“It will also be a tremendous relief to have a President who takes Covid-19 seriously. That’s been a tremendous struggle. We expect we will have agency management that will be more inclined to enforce rules based on scientific evidence.”Back to Top
Wendi Manuel-Scott, professor of history, gender, and race at George Mason University and, like Kamala Harris, a Howard University alum:
“When Biden selected Harris, there was absolutely a sense of pride. My husband immediately bought a big Howard flag. Representation matters. Seeing a Black Asian American woman as [Vice President] matters, but it also matters that part of her education was at an HBCU. I hope some of the funding and opportunities starting to flow to Howard [such as the school’s upcoming Center for Women, Gender and Global Leadership] continues. I think Kamala’s rise helps to engender a curiosity about the role of Howard students in DC and national politics, as leaders and change agents. There’s a long history of Howard grads having an important voice in DC politics.
“Literally seeing our President-elect say ‘systemic racism’ out loud was a momentous occasion. I vividly recall the Trump administration critiquing anti-racist training, anti-bias training, and critical race studies. It seemed illogical when we heard about the new policy [prohibiting implicit-bias training inside the federal government], because one of the arguments was that America is not racist. As a historian, all the evidence suggests otherwise. I have no doubt [the Biden administration] will roll that back.
“I remember the Obama administration would have these incredible cultural events, like when some Hamilton members performed at the White House. They highlighted the kaleidoscope of artists and new cultural leaders, to showcase the diversity of who we are as Americans for all the world to see. It is one way the Biden administration can begin to stitch back together the dynamic American quilt.”Back to Top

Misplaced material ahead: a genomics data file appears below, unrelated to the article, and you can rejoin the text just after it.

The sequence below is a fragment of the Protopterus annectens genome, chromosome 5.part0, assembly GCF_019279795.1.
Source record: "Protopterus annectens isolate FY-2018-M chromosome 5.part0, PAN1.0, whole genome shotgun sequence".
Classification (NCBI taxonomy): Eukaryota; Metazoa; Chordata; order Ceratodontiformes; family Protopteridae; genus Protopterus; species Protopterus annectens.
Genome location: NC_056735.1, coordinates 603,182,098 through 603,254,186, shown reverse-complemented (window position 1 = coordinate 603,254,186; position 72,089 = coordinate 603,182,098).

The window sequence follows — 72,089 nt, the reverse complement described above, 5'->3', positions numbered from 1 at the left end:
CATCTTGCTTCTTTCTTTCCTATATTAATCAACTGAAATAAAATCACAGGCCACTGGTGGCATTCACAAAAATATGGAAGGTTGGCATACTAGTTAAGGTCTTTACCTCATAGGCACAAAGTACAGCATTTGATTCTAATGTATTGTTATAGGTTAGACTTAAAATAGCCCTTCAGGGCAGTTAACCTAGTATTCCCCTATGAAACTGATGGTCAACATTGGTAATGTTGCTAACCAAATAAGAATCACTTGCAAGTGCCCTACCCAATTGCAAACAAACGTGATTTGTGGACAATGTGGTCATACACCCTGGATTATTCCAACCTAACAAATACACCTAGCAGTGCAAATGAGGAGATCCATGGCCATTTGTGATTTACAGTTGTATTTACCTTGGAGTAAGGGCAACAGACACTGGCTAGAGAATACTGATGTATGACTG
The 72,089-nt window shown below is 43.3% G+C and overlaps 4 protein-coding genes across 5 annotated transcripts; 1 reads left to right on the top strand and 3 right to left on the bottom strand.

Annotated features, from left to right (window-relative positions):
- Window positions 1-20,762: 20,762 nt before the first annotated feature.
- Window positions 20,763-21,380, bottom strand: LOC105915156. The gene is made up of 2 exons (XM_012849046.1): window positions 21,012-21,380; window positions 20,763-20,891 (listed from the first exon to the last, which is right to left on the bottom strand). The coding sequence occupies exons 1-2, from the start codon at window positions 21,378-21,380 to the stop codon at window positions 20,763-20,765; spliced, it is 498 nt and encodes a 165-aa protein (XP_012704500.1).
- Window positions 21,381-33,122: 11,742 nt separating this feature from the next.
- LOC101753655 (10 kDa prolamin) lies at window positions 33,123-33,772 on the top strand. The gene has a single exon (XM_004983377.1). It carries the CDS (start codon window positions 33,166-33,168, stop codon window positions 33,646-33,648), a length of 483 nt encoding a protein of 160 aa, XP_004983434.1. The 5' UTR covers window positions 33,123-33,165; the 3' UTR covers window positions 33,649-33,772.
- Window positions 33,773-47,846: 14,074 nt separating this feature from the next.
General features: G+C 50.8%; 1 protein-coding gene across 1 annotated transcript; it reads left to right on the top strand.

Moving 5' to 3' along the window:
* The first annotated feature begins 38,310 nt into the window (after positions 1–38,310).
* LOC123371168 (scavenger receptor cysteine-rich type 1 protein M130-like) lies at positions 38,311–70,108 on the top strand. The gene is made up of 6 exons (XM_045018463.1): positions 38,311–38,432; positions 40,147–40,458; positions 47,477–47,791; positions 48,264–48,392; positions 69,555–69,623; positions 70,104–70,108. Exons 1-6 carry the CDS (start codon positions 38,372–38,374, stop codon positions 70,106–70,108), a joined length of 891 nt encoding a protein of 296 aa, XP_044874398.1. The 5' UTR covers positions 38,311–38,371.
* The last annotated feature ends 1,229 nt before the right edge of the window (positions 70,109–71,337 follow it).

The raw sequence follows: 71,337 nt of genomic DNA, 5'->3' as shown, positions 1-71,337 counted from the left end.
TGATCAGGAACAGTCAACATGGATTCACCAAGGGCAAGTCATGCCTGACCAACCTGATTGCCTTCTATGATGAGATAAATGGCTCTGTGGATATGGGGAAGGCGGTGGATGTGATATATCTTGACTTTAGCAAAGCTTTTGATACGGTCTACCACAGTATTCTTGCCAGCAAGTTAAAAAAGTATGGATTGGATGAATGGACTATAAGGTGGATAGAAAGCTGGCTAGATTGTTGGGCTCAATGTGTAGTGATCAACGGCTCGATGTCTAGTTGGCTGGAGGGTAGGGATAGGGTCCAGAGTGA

The Social Scene
Sally Quinn, author and power hostess:
“[The Trump people] were always so uncomfortable. Wilbur and Hilary Ross probably went out more than any of them. And Kellyanne Conway was everywhere. But after she and [her husband] George started disagreeing with each other publicly, he went out a lot more and she went out a lot less. And then Jared and Ivanka—the few times I saw them, they were sort of standing alone. I went to one thing, and Ivanka came in and you could see people backing away. People literally started turning around and talking to each other like they didn’t see her.
“I think everybody is thrilled out of their minds that the Bidens will be here. And Kamala Harris is a breath of fresh air. So many of the people who are part of the [new] administration have lived here forever and know everybody, like [chief of staff] Ron Klain and [Secretary of State] Tony Blinken and [national-security adviser] Jake Sullivan. But the Bidens, they’ve never been very much part of the Washington scene, because he lived in Wilmington all those years. I don’t think that’s going to change.
“But I do think that once Covid is over, people will want to meet some of the new people, and the people who’ve been here know how important it is to have relationships in the community. I have a number of friends who know Kamala who like her very much. And I suspect she and [her husband] might be out—she hasn’t been here long enough to meet a lot of people yet. Pete Buttigieg will obviously get [an administration job]. People will love to have him around. And Stacey Abrams. It’s new energy coming into town. It’s invigorating. I think you’ll see far fewer five-inch heels and more sneakers, which is an enormous relief. And a lot fewer platinum blondes, and fewer false eyelashes.”
This article appears in the January 2021 issue of Washingtonian.